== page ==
Rufus C. Holman
|Name||Rufus C. Holman|
|Born||October 14 1877|
|Died||November 27 1959|
|Birth Location||Portland, Oregon|
Wartime Republican U.S. senator from Oregon who proposed a constitutional amendment that would strip Nisei of their citizenship and legislation and that would put the army in charge of the Japanese American incarceration. Born in Portland on October 14, 1877, Holman was teacher, accountant, and businessman in Portland who was appointed state treasurer in 1931 and won reelection in 1932 and 1936. He was elected to the Senate in 1938. As a senator, he gained a reputation as a reactionary and an anti-Semite, described as "an isolationist, a party hack, a reactionary, a labor baiter" and as fitting "the worst 'Senator Bluster' archetype of the fatuous, speechifying member of the U.S. Senate."
In the weeks after the attack on Pearl Harbor, he approached California Senator Hiram Johnson to gather the senators from the West Coast states for a discussion of defense issues. At that February 2, 1942 meeting, the congressmen formed two committees, the Committee on Defense, chaired by Holman and the Committee on Alien Nationality and Sabotage, chaired by Washington Senator Monrad C. Wallgren. At a meeting of Holman's committee, the legislators heard testimony from military leaders including General Mark W. Clark and Chief of Naval Operations Harold Stark downplaying the threat of Japanese invasion. Despite this testimony, the threat of invasion would continue to be cited as a rationale supporting the removal and continued exclusion of Japanese Americans from the West Coast.
In September 1942, Holman proposed a constitutional amendment that would strip Nisei of their citizenship. The proposed amendment would provide that "persons who under the laws of any foreign nation are deemed to be citizens or subjects of such foreign nation shall not become citizens of the United States, whether born in the United States or not, except to the extent and subject to such terms and conditions as Congress may prescribe." The proposal was one of many attempts to attack the citizenship of Nisei, but died quietly. Later, in early 1943, Holman and Wallgren introduced legislation that would shut down the War Relocation Authority (WRA) and transfer management of the concentration camps to the army. Holman subsequently was part of the subcommittee of the Senate Military Affairs Committee (popularly known as the Chandler Committee) that investigated the WRA.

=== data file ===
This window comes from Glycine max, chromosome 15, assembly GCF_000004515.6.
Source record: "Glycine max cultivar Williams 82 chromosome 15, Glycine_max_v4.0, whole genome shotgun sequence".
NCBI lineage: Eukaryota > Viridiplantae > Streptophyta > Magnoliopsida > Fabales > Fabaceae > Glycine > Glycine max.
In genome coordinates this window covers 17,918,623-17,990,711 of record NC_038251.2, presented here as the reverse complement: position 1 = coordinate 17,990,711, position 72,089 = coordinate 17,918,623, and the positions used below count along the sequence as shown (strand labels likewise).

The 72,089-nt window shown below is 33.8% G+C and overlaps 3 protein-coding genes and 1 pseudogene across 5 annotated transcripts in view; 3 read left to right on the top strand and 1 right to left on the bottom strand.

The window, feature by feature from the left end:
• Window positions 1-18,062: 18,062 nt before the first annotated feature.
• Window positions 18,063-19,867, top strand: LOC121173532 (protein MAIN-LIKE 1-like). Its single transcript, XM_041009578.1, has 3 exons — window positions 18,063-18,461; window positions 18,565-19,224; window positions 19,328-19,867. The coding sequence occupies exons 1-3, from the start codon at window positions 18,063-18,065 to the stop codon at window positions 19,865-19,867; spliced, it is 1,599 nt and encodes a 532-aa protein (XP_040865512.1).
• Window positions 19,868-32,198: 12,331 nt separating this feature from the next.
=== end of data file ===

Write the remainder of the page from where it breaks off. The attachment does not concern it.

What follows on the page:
Unpopular even within his own party, Holman faced a challenge from moderate Republican Wayne Morse in the 1944 Republican primary and was handily defeated. Already sixty-six years old, he ended his political career and returned to his box making business. He died on November 27, 1959.
For More Information
Coombs, F. Alan. "Congressional Opinion and War Relocation." In Japanese Americans: From Relocation to Redress. Edited by Roger Daniels, Sandra C. Taylor, and Harry H. L. Kitano. Salt Lake City: University of Utah Press, 1986. Revised edition. Seattle: University of Washington Press, 1991. 88-91.
Finding aid to Rufus Cecil Holman Papers. Oregon Historical Society.
Grodzins, Morton. Americans Betrayed: Politics and the Japanese Evacuation. Chicago: University of Chicago Press, 1949.
"Holman, Rufus Cecil." Biographical Directory of the United States Congress.
- "Victory for Morse," Time, May 29, 1944, 23, Academic Search Premier, EBSCOhost, accessed June 28, 2013; Jeff LaLande, "Oregon Voices: Oregon's Last Conservative U.S. Senator: Some Light upon the Little-Known Career of Guy Cordon," Oregon Historical Quarterly 110.2 (Summer 2009), 233, 258.
- Pacific Citizen, September 24, 1942, p. 1, accessed on Jan. 12, 2018 at http://ddr.densho.org/ddr-pc-14-16/.